- Approaching Central
I'm not sure why this is still a matter of conversation, but yes it's entirely possible to Metro West will go to Central. In fact this is the most likely option, and would make the most amount of sense. The turn to Central is less than that of the City Circle approaching Circular Quay or the ESR between Town Hall and Martin Place. Both of these lines can be run by V Sets, which are 5m longer per carriage than Metro trains. Metro West going to Central is definitely possible.

- Is Metro West Worth It

My position on Metro West is somewhere between @RTT_Rules and @ExtremeCommuter . I don't believe the project will be a white elephant. Parramatta-City is a popular journey for a reason and the Metro is the best option for it. However, the Metro won't be as successful as some claim. If you live anywhere along the main suburban that isn't Parramatta or Westmead, you're better off just catching the existing train. I wouldve much prefered the money going into a city relief tunnel, but that's not politically powerful enough so they didn't go for that. Instead we got a Metro line which will be useful for a couple particular popular journeys, and not much else. Even as it is, the line wouldve been as DD, driverless DD if you want to not be communist.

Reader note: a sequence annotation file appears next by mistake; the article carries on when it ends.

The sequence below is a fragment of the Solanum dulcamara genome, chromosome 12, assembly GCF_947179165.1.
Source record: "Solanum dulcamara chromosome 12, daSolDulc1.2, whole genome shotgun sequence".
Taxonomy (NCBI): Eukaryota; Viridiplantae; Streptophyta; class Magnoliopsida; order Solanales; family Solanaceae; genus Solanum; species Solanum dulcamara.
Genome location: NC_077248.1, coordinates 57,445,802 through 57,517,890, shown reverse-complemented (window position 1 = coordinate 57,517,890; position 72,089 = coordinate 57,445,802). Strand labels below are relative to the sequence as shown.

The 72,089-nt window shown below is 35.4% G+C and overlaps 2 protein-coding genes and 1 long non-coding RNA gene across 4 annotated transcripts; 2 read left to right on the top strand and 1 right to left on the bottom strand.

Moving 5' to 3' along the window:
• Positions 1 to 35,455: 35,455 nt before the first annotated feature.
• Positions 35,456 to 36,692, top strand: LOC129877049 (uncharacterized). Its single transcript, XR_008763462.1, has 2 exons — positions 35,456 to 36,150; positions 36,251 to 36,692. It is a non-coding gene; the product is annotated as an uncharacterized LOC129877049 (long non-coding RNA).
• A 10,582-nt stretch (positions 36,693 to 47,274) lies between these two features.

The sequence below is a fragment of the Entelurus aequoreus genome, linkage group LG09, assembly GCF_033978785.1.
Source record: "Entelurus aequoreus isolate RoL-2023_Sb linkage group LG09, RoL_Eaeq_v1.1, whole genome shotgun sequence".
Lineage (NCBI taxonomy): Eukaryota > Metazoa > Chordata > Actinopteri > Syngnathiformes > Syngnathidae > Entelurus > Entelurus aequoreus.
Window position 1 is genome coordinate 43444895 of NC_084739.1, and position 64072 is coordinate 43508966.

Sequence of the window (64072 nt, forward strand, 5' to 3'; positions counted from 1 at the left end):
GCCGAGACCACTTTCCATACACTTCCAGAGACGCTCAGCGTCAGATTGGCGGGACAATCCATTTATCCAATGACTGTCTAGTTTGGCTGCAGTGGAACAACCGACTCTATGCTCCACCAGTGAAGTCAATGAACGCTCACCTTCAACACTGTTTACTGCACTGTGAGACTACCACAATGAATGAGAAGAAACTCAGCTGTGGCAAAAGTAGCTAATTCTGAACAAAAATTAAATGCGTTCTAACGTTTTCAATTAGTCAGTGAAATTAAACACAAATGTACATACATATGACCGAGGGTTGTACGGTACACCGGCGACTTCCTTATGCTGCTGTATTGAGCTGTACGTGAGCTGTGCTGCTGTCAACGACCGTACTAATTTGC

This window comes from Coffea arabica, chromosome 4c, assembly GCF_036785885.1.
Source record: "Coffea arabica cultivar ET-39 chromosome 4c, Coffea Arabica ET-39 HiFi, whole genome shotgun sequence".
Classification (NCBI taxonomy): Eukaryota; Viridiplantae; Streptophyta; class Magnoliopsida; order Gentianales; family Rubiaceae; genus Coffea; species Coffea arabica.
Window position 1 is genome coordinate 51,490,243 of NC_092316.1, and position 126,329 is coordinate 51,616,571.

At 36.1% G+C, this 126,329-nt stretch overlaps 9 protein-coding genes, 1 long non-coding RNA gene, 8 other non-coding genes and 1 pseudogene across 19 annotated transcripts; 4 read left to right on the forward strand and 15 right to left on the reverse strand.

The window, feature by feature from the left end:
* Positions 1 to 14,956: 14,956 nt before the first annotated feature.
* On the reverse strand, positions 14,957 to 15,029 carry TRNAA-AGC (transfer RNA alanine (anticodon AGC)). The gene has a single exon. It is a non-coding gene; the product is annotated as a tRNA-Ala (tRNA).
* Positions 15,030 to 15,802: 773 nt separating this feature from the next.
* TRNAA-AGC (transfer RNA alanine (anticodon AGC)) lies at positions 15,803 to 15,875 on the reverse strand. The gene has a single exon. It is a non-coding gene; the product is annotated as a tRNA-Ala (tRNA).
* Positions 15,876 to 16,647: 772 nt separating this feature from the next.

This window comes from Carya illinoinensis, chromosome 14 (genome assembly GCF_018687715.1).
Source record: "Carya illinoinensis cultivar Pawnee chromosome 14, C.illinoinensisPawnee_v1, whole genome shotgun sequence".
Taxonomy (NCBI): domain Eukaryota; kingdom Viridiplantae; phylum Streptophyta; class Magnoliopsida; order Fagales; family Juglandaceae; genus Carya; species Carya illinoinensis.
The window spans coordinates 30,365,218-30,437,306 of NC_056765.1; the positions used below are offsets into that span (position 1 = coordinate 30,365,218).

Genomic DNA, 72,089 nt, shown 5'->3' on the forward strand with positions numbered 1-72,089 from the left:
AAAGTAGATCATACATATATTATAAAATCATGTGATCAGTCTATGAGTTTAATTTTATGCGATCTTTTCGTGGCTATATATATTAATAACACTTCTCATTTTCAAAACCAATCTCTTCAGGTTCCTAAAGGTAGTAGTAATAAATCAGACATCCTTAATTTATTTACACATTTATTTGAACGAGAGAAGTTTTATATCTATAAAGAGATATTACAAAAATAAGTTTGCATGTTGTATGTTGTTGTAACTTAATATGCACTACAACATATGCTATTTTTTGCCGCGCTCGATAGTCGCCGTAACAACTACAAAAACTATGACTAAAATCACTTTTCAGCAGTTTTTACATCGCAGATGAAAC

- Kogarah
Kogarah will only continue to grow. If it wasn't for the Hurstville via Banksia service being so empty anywhere that isn't Kogarah and Rockdale (kind of), I'd even suggest it being a semi-main station. Does it need two Metro lines + the T4? No, not even close. Hurstville would be a better interchange, and would give Intercity trains even more reason to stop there. Kogarah could do with being on the Randwick-Miranda Metro and be fine.